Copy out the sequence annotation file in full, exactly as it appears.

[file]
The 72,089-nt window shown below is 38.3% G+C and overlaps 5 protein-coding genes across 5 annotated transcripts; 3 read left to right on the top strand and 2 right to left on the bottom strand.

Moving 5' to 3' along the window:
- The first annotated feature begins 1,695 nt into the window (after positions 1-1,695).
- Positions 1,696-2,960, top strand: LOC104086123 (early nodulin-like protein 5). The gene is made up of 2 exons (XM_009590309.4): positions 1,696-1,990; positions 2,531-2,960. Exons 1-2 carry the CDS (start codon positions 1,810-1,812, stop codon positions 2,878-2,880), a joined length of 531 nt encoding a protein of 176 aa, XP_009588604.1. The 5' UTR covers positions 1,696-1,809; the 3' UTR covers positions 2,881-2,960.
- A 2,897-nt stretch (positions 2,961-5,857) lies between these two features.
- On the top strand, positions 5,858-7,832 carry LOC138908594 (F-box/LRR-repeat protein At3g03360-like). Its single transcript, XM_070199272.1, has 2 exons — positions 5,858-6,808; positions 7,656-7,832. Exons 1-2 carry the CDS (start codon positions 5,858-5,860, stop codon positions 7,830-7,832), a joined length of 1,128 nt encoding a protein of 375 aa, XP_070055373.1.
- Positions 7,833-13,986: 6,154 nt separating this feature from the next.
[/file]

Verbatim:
The 72,089-nt window shown below is 38.3% G+C and overlaps 5 protein-coding genes across 5 annotated transcripts; 3 read left to right on the top strand and 2 right to left on the bottom strand.

Moving 5' to 3' along the window:
- The first annotated feature begins 1,695 nt into the window (after positions 1-1,695).
- Positions 1,696-2,960, top strand: LOC104086123 (early nodulin-like protein 5). The gene is made up of 2 exons (XM_009590309.4): positions 1,696-1,990; positions 2,531-2,960. Exons 1-2 carry the CDS (start codon positions 1,810-1,812, stop codon positions 2,878-2,880), a joined length of 531 nt encoding a protein of 176 aa, XP_009588604.1. The 5' UTR covers positions 1,696-1,809; the 3' UTR covers positions 2,881-2,960.
- A 2,897-nt stretch (positions 2,961-5,857) lies between these two features.
- On the top strand, positions 5,858-7,832 carry LOC138908594 (F-box/LRR-repeat protein At3g03360-like). Its single transcript, XM_070199272.1, has 2 exons — positions 5,858-6,808; positions 7,656-7,832. Exons 1-2 carry the CDS (start codon positions 5,858-5,860, stop codon positions 7,830-7,832), a joined length of 1,128 nt encoding a protein of 375 aa, XP_070055373.1.
- Positions 7,833-13,986: 6,154 nt separating this feature from the next.